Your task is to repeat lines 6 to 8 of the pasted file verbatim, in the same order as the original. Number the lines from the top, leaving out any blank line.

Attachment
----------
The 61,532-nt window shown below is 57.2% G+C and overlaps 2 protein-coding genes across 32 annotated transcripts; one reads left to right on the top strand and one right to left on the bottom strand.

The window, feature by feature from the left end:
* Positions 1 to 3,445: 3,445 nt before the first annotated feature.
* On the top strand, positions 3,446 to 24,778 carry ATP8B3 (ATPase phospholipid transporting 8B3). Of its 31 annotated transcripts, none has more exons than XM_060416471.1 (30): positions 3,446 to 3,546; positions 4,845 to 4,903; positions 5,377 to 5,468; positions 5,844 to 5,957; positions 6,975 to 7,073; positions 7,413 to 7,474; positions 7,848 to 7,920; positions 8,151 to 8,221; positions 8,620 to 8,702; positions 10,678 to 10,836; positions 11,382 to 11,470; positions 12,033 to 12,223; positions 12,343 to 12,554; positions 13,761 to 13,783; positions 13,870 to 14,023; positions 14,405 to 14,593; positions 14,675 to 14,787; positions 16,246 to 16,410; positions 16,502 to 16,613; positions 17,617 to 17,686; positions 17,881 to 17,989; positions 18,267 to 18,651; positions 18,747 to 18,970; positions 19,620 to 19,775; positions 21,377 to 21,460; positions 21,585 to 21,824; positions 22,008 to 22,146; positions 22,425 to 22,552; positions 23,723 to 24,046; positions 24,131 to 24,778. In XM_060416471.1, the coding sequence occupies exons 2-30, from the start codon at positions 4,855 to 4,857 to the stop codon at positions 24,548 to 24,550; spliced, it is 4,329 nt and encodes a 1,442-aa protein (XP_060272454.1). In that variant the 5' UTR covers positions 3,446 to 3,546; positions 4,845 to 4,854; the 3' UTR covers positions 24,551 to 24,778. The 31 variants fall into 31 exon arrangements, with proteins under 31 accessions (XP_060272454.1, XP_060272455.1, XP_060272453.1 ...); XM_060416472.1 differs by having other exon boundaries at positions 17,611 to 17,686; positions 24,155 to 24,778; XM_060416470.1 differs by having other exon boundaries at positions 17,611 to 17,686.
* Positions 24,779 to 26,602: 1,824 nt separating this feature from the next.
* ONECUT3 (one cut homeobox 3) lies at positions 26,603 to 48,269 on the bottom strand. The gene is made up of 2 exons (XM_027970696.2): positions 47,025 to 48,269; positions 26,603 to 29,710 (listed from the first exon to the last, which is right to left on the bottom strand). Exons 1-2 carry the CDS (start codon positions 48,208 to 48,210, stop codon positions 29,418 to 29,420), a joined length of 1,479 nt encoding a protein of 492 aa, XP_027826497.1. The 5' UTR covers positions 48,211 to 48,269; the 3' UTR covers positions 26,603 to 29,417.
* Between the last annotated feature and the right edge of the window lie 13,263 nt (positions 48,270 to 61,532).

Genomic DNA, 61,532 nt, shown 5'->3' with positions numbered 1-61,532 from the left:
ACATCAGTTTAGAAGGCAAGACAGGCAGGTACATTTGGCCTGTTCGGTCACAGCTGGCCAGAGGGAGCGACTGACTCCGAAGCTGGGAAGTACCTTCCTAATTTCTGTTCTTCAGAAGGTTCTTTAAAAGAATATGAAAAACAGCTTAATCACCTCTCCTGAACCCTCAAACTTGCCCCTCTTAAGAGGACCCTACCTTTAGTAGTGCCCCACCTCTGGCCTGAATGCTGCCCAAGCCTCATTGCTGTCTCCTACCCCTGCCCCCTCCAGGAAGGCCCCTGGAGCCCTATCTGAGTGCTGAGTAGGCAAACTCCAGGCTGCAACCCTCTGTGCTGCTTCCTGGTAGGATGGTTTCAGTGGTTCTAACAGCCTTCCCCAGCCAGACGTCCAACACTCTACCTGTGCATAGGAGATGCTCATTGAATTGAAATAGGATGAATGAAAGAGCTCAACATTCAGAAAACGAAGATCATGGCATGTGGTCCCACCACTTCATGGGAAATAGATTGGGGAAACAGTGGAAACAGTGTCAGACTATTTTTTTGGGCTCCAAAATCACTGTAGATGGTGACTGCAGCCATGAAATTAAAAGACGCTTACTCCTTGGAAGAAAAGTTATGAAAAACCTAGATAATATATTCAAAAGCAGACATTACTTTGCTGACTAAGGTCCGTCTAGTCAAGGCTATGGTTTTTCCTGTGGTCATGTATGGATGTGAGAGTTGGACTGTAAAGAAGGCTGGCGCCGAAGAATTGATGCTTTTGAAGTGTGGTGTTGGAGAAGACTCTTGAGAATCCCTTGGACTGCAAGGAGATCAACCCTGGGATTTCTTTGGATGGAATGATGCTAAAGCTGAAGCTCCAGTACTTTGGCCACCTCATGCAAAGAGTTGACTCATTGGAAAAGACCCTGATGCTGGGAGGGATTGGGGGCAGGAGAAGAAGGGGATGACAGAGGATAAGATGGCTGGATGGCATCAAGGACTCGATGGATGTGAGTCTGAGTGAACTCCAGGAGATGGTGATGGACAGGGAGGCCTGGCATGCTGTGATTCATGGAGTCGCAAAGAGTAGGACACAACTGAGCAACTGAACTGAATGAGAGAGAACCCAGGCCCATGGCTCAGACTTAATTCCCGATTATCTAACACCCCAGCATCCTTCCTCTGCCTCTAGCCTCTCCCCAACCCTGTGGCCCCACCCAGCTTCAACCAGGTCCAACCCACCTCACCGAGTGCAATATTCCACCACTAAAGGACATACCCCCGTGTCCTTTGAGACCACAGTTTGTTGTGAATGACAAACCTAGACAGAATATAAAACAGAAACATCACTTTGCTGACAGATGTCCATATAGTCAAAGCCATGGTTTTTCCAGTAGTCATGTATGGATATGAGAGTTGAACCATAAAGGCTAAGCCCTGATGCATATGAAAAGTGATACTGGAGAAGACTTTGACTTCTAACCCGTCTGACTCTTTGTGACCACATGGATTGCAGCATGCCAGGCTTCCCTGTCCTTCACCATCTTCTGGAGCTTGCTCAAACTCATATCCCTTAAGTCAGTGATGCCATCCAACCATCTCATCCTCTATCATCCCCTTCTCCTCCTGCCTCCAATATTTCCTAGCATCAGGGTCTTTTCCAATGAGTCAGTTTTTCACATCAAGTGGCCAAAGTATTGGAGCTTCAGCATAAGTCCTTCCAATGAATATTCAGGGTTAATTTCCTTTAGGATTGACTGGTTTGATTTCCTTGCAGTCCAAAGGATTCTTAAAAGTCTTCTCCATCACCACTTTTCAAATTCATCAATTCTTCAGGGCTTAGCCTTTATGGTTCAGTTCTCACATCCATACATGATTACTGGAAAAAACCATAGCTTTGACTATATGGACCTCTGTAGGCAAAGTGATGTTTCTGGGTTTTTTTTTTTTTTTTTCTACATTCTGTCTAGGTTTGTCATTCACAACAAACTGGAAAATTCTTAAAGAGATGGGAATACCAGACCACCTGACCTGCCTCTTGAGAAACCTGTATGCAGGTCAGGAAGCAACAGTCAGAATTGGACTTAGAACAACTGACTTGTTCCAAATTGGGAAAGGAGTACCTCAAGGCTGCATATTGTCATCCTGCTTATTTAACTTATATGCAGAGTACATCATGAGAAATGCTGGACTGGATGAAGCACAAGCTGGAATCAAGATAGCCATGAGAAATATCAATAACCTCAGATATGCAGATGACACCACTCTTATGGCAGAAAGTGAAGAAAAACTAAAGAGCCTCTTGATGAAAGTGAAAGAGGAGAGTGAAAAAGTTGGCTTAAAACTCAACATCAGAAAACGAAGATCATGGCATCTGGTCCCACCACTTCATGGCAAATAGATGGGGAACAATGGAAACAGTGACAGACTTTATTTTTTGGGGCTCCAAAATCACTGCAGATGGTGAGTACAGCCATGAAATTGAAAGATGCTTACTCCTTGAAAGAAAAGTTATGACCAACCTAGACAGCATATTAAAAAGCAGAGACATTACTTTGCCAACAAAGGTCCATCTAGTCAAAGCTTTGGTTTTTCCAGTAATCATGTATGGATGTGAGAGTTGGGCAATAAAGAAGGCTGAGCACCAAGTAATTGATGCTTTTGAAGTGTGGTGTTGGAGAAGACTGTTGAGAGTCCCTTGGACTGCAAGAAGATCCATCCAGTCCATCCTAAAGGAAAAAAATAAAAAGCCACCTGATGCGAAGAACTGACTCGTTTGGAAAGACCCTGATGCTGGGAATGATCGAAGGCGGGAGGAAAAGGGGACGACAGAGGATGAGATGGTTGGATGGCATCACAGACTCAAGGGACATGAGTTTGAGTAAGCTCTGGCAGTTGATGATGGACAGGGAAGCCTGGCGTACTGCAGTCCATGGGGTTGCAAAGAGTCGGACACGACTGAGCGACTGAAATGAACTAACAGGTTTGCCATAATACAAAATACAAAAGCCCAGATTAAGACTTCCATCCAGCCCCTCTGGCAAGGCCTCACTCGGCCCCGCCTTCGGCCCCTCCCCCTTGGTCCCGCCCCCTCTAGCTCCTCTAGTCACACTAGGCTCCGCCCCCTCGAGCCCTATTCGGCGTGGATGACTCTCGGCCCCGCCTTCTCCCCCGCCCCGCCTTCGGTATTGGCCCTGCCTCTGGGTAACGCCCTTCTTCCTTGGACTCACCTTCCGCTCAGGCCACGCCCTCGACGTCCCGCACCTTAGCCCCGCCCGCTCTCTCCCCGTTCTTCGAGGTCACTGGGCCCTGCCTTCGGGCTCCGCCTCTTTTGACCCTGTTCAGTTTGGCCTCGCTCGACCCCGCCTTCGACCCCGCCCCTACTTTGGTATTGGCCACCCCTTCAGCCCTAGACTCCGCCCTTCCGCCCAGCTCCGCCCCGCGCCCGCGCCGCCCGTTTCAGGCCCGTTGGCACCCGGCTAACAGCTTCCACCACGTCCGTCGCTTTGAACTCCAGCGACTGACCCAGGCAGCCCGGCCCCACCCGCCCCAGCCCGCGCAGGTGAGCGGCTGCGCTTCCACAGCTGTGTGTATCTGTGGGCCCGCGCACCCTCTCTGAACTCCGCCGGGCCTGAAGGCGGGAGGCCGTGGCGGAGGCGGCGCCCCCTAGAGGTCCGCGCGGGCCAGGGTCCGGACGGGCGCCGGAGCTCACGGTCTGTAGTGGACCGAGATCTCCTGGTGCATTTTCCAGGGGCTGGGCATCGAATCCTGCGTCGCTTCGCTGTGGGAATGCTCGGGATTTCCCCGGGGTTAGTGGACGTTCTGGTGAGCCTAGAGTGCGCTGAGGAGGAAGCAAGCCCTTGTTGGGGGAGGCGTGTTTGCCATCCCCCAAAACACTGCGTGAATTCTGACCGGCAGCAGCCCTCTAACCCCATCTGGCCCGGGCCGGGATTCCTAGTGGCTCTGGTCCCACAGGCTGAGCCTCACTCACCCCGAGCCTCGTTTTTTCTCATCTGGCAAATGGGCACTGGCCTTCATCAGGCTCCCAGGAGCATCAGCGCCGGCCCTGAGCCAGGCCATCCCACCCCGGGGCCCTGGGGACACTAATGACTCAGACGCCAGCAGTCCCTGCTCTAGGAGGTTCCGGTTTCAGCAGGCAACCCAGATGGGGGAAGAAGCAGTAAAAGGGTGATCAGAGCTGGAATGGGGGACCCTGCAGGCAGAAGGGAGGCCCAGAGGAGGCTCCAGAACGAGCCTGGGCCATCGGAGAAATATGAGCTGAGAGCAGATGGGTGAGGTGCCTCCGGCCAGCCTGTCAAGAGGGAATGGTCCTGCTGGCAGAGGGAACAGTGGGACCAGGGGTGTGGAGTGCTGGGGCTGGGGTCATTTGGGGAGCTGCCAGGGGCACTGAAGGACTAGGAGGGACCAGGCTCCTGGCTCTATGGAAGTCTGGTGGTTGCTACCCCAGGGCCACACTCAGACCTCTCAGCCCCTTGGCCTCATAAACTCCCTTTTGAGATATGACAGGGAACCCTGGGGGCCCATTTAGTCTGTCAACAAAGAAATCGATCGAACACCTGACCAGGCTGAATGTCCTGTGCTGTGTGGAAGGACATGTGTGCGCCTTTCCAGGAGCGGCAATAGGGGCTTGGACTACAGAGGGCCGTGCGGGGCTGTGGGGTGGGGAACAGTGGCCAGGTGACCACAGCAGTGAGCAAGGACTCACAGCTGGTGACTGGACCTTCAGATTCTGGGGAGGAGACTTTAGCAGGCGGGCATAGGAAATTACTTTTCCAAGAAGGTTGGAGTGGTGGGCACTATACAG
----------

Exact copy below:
* ONECUT3 (one cut homeobox 3) lies at positions 26,603 to 48,269 on the bottom strand. The gene is made up of 2 exons (XM_027970696.2): positions 47,025 to 48,269; positions 26,603 to 29,710 (listed from the first exon to the last, which is right to left on the bottom strand). Exons 1-2 carry the CDS (start codon positions 48,208 to 48,210, stop codon positions 29,418 to 29,420), a joined length of 1,479 nt encoding a protein of 492 aa, XP_027826497.1. The 5' UTR covers positions 48,211 to 48,269; the 3' UTR covers positions 26,603 to 29,417.
* Between the last annotated feature and the right edge of the window lie 13,263 nt (positions 48,270 to 61,532).

Genomic DNA, 61,532 nt, shown 5'->3' with positions numbered 1-61,532 from the left: